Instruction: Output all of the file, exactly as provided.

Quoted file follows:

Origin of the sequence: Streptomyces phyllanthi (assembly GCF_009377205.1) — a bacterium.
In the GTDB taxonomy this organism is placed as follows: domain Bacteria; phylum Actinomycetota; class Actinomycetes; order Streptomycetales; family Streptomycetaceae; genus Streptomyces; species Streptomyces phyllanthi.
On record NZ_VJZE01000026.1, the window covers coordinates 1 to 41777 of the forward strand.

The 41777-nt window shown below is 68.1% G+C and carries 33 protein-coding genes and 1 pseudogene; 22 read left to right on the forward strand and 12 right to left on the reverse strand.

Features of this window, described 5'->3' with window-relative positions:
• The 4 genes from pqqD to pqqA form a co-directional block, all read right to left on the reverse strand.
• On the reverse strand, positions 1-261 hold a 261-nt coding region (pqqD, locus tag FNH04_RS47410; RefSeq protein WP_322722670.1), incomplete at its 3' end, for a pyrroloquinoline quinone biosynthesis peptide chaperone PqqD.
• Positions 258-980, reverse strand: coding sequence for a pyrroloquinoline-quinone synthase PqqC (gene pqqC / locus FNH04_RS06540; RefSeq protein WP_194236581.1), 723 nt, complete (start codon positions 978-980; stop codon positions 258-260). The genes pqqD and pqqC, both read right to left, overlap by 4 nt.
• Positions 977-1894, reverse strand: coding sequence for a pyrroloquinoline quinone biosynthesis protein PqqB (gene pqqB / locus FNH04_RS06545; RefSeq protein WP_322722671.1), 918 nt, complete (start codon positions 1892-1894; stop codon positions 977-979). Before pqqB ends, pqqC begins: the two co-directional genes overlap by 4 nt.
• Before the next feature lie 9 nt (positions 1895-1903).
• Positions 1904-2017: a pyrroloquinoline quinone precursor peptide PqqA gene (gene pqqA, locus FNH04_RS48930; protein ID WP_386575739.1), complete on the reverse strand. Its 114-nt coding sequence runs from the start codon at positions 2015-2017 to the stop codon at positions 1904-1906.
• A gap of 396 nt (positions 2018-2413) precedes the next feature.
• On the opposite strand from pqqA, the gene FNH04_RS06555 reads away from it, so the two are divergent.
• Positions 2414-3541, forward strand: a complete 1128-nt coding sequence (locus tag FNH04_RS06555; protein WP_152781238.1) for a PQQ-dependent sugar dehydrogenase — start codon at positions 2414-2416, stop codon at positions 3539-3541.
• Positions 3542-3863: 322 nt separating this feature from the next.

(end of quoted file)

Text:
Origin of the sequence: Streptomyces phyllanthi (assembly GCF_009377205.1) — a bacterium.
In the GTDB taxonomy this organism is placed as follows: domain Bacteria; phylum Actinomycetota; class Actinomycetes; order Streptomycetales; family Streptomycetaceae; genus Streptomyces; species Streptomyces phyllanthi.
On record NZ_VJZE01000026.1, the window covers coordinates 1 to 41777 of the forward strand.

The 41777-nt window shown below is 68.1% G+C and carries 33 protein-coding genes and 1 pseudogene; 22 read left to right on the forward strand and 12 right to left on the reverse strand.

Features of this window, described 5'->3' with window-relative positions:
• The 4 genes from pqqD to pqqA form a co-directional block, all read right to left on the reverse strand.
• On the reverse strand, positions 1-261 hold a 261-nt coding region (pqqD, locus tag FNH04_RS47410; RefSeq protein WP_322722670.1), incomplete at its 3' end, for a pyrroloquinoline quinone biosynthesis peptide chaperone PqqD.
• Positions 258-980, reverse strand: coding sequence for a pyrroloquinoline-quinone synthase PqqC (gene pqqC / locus FNH04_RS06540; RefSeq protein WP_194236581.1), 723 nt, complete (start codon positions 978-980; stop codon positions 258-260). The genes pqqD and pqqC, both read right to left, overlap by 4 nt.
• Positions 977-1894, reverse strand: coding sequence for a pyrroloquinoline quinone biosynthesis protein PqqB (gene pqqB / locus FNH04_RS06545; RefSeq protein WP_322722671.1), 918 nt, complete (start codon positions 1892-1894; stop codon positions 977-979). Before pqqB ends, pqqC begins: the two co-directional genes overlap by 4 nt.
• Before the next feature lie 9 nt (positions 1895-1903).
• Positions 1904-2017: a pyrroloquinoline quinone precursor peptide PqqA gene (gene pqqA, locus FNH04_RS48930; protein ID WP_386575739.1), complete on the reverse strand. Its 114-nt coding sequence runs from the start codon at positions 2015-2017 to the stop codon at positions 1904-1906.
• A gap of 396 nt (positions 2018-2413) precedes the next feature.
• On the opposite strand from pqqA, the gene FNH04_RS06555 reads away from it, so the two are divergent.
• Positions 2414-3541, forward strand: a complete 1128-nt coding sequence (locus tag FNH04_RS06555; protein WP_152781238.1) for a PQQ-dependent sugar dehydrogenase — start codon at positions 2414-2416, stop codon at positions 3539-3541.
• Positions 3542-3863: 322 nt separating this feature from the next.